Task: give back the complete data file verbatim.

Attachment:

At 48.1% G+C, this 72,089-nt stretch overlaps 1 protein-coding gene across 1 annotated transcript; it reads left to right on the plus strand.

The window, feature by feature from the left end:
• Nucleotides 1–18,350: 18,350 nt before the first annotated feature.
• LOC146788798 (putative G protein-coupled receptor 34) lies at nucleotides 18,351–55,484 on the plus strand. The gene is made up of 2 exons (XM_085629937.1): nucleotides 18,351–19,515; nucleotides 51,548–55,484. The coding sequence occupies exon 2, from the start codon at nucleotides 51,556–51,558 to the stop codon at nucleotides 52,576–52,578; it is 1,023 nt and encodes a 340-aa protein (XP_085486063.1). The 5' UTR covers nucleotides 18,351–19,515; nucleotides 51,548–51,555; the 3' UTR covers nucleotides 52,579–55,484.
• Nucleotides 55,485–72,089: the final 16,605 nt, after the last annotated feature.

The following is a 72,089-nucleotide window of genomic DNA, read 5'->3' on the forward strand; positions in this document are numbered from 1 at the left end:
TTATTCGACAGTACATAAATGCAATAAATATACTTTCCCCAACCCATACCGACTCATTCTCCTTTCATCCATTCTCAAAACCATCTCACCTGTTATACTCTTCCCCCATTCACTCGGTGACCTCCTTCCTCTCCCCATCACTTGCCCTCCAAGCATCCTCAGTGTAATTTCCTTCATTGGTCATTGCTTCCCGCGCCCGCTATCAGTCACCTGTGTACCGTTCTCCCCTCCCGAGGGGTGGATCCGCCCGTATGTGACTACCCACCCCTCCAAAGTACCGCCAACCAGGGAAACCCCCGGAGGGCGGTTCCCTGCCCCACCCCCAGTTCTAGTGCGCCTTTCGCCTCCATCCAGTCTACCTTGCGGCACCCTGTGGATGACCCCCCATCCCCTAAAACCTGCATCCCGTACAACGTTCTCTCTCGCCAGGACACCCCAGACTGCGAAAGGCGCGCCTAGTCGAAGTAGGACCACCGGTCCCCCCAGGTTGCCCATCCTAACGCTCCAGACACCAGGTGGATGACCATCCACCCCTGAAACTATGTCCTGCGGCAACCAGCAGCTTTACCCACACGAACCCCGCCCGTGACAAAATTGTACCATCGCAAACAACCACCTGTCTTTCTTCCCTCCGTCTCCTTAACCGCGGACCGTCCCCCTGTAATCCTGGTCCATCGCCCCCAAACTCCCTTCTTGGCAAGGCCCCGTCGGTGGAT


At 48.1% G+C, this 72,089-nt stretch overlaps 1 protein-coding gene across 1 annotated transcript; it reads left to right on the plus strand.

The window, feature by feature from the left end:
• Nucleotides 1–18,350: 18,350 nt before the first annotated feature.
• LOC146788798 (putative G protein-coupled receptor 34) lies at nucleotides 18,351–55,484 on the plus strand. The gene is made up of 2 exons (XM_085629937.1): nucleotides 18,351–19,515; nucleotides 51,548–55,484. The coding sequence occupies exon 2, from the start codon at nucleotides 51,556–51,558 to the stop codon at nucleotides 52,576–52,578; it is 1,023 nt and encodes a 340-aa protein (XP_085486063.1). The 5' UTR covers nucleotides 18,351–19,515; nucleotides 51,548–51,555; the 3' UTR covers nucleotides 52,579–55,484.
• Nucleotides 55,485–72,089: the final 16,605 nt, after the last annotated feature.

The following is a 72,089-nucleotide window of genomic DNA, read 5'->3' on the forward strand; positions in this document are numbered from 1 at the left end:
TTATTCGACAGTACATAAATGCAATAAATATACTTTCCCCAACCCATACCGACTCATTCTCCTTTCATCCATTCTCAAAACCATCTCACCTGTTATACTCTTCCCCCATTCACTCGGTGACCTCCTTCCTCTCCCCATCACTTGCCCTCCAAGCATCCTCAGTGTAATTTCCTTCATTGGTCATTGCTTCCCGCGCCCGCTATCAGTCACCTGTGTACCGTTCTCCCCTCCCGAGGGGTGGATCCGCCCGTATGTGACTACCCACCCCTCCAAAGTACCGCCAACCAGGGAAACCCCCGGAGGGCGGTTCCCTGCCCCACCCCCAGTTCTAGTGCGCCTTTCGCCTCCATCCAGTCTACCTTGCGGCACCCTGTGGATGACCCCCCATCCCCTAAAACCTGCATCCCGTACAACGTTCTCTCTCGCCAGGACACCCCAGACTGCGAAAGGCGCGCCTAGTCGAAGTAGGACCACCGGTCCCCCCAGGTTGCCCATCCTAACGCTCCAGACACCAGGTGGATGACCATCCACCCCTGAAACTATGTCCTGCGGCAACCAGCAGCTTTACCCACACGAACCCCGCCCGTGACAAAATTGTACCATCGCAAACAACCACCTGTCTTTCTTCCCTCCGTCTCCTTAACCGCGGACCGTCCCCCTGTAATCCTGGTCCATCGCCCCCAAACTCCCTTCTTGGCAAGGCCCCGTCGGTGGAT